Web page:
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NJ residents join Rep. Gottheimer to call for state emergency funding to fight algae blooms

Posted: 6:44 PM, Jan 23, 2020
Updated: 2020-01-23 18:44:54-05

WEST MILFORD, NJ — Marina owners and residents say their livelihoods depend on state funding to fight poisonous algae that spawned in over a dozen lakes across New Jersey this summer.

They stood with Congressman Josh Gottheimer Thursday on the banks of Greenwood Lake to demand immediate funding from the state.

"I’m really worried about this year," said Elena Dykstra, a business owner with two marinas and an ice cream shop on Greenwood Lake.

Business was booming last summer, until the lake turned pea soup green.

"Every single person who had a rental canceled. And I had to hire extra people to take the phone calls of people saying 'is it safe?'"

The toxic algae blooms that impacted Greenwood Lake, Lake Hopatcong and others prompted a swimming and fishing advisory from the New Jersey Department of Environmental Protection. The algae can cause skin rash or sickness if you come in contact with it. Many lake-shore beaches were forced to close down in early August.

"Many business, you know, probably on the brink of going out of business," said Paul Zarrillo, the chairman of the Greenwood Lake Commission.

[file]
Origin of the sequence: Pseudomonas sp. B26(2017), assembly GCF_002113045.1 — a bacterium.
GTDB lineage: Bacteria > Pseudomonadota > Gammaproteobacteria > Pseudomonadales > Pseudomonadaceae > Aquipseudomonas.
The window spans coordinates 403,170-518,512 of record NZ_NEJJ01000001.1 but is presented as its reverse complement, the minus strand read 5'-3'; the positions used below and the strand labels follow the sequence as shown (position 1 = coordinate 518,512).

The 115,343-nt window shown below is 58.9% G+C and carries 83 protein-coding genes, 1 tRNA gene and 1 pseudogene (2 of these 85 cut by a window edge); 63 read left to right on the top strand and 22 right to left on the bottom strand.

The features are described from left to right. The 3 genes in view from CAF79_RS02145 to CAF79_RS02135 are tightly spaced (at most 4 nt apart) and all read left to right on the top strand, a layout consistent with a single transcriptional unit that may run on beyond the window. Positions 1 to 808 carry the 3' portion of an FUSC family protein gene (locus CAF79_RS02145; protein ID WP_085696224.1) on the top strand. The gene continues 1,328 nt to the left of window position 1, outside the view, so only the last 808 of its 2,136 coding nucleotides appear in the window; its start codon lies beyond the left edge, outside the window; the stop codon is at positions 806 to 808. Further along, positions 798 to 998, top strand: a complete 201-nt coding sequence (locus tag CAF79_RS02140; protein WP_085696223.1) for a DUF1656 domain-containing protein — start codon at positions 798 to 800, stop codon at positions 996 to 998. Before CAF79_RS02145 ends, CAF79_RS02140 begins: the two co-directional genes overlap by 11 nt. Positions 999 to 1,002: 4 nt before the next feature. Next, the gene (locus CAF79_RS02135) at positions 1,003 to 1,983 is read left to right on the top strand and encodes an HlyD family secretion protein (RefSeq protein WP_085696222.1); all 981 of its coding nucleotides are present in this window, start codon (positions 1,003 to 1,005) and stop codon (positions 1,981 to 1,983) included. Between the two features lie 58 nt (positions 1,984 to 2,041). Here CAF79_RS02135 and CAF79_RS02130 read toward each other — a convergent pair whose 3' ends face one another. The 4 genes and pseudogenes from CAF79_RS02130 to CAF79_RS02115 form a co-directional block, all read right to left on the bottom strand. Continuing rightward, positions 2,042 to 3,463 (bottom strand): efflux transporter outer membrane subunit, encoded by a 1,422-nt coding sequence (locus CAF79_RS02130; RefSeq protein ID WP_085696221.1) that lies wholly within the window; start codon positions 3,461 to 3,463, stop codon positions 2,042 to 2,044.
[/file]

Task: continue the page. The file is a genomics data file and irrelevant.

Septic systems, storm-water runoff, geese droppings and lawn fertilizer - combined with hot summer days - are all to blame for the toxic algae.

"We need an annual investment here to keep our lakes in the shape they need to be in," said Rep. Gottheimer.

Governor Phil Murphy did announce a $13 million grant program for lakeside communities in November, but it requires towns to match the funds.

"We are tapped out. We need assistance," said West Milford Mayor Michele Dale.

Greenwood Lake is state-owned.

Earlier this month, Murphy vetoed a bill that would dedicate $500,000 to Greenwood Lake annually.

Stakeholders said if they got the money, they’d use it for weed harvesting, herbicides, water monitoring and de-silting to fight algae.

"Action needs to taken now," said State Assemblywoman BettyLou DeCroce. "Don’t wait for summer for this algae bloom to be back and businesses are gone because of it."

PIX11 reached out to Governor Murphy's office for comment.